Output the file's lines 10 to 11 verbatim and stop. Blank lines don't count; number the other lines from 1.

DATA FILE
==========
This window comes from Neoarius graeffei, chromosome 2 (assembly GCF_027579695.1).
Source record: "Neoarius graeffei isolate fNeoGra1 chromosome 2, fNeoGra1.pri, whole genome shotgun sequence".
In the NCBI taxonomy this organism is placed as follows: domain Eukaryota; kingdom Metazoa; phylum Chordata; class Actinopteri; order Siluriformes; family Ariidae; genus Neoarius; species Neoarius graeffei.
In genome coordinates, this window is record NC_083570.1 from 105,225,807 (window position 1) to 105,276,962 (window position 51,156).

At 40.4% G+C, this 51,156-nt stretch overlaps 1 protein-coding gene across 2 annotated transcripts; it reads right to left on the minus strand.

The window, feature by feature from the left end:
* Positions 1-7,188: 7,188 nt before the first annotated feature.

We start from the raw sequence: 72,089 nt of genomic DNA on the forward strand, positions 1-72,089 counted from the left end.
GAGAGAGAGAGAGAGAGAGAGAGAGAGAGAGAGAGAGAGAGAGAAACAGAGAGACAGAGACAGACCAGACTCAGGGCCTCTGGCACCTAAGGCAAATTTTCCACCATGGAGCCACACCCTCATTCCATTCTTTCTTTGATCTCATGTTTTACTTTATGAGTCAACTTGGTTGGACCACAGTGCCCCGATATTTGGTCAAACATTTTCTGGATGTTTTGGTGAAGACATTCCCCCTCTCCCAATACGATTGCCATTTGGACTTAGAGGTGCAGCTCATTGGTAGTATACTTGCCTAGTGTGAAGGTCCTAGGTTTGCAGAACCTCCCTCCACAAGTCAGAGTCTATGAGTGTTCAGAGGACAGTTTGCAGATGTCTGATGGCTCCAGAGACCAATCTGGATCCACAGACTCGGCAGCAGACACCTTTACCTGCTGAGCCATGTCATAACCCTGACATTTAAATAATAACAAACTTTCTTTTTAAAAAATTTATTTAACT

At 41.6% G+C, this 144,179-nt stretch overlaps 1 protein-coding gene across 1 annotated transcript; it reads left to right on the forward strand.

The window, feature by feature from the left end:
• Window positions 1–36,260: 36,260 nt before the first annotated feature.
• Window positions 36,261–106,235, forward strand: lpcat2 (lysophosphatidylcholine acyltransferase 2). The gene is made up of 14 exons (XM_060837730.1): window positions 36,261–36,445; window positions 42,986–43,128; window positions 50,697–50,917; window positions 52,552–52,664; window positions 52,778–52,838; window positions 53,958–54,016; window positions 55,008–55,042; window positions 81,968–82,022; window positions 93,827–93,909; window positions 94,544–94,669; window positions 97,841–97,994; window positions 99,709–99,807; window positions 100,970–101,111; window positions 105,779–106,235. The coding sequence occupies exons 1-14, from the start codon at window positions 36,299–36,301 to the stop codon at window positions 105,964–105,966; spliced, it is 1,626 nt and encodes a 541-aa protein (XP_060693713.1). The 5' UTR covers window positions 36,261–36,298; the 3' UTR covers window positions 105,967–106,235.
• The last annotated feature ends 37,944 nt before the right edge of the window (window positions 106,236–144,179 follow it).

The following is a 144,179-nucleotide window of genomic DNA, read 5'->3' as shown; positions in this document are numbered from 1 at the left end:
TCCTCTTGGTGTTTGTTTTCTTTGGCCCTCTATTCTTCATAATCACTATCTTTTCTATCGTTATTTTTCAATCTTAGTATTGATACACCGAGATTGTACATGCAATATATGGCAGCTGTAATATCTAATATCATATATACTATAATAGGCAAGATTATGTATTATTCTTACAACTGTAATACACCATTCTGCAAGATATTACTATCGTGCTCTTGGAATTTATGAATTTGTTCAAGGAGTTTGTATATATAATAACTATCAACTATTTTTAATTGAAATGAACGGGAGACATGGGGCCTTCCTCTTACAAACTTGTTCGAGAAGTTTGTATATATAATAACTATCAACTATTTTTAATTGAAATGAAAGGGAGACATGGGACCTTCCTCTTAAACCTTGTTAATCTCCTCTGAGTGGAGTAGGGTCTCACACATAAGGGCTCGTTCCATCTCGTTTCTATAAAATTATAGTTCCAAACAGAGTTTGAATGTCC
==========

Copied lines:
At 41.6% G+C, this 144,179-nt stretch overlaps 1 protein-coding gene across 1 annotated transcript; it reads left to right on the forward strand.

The window, feature by feature from the left end: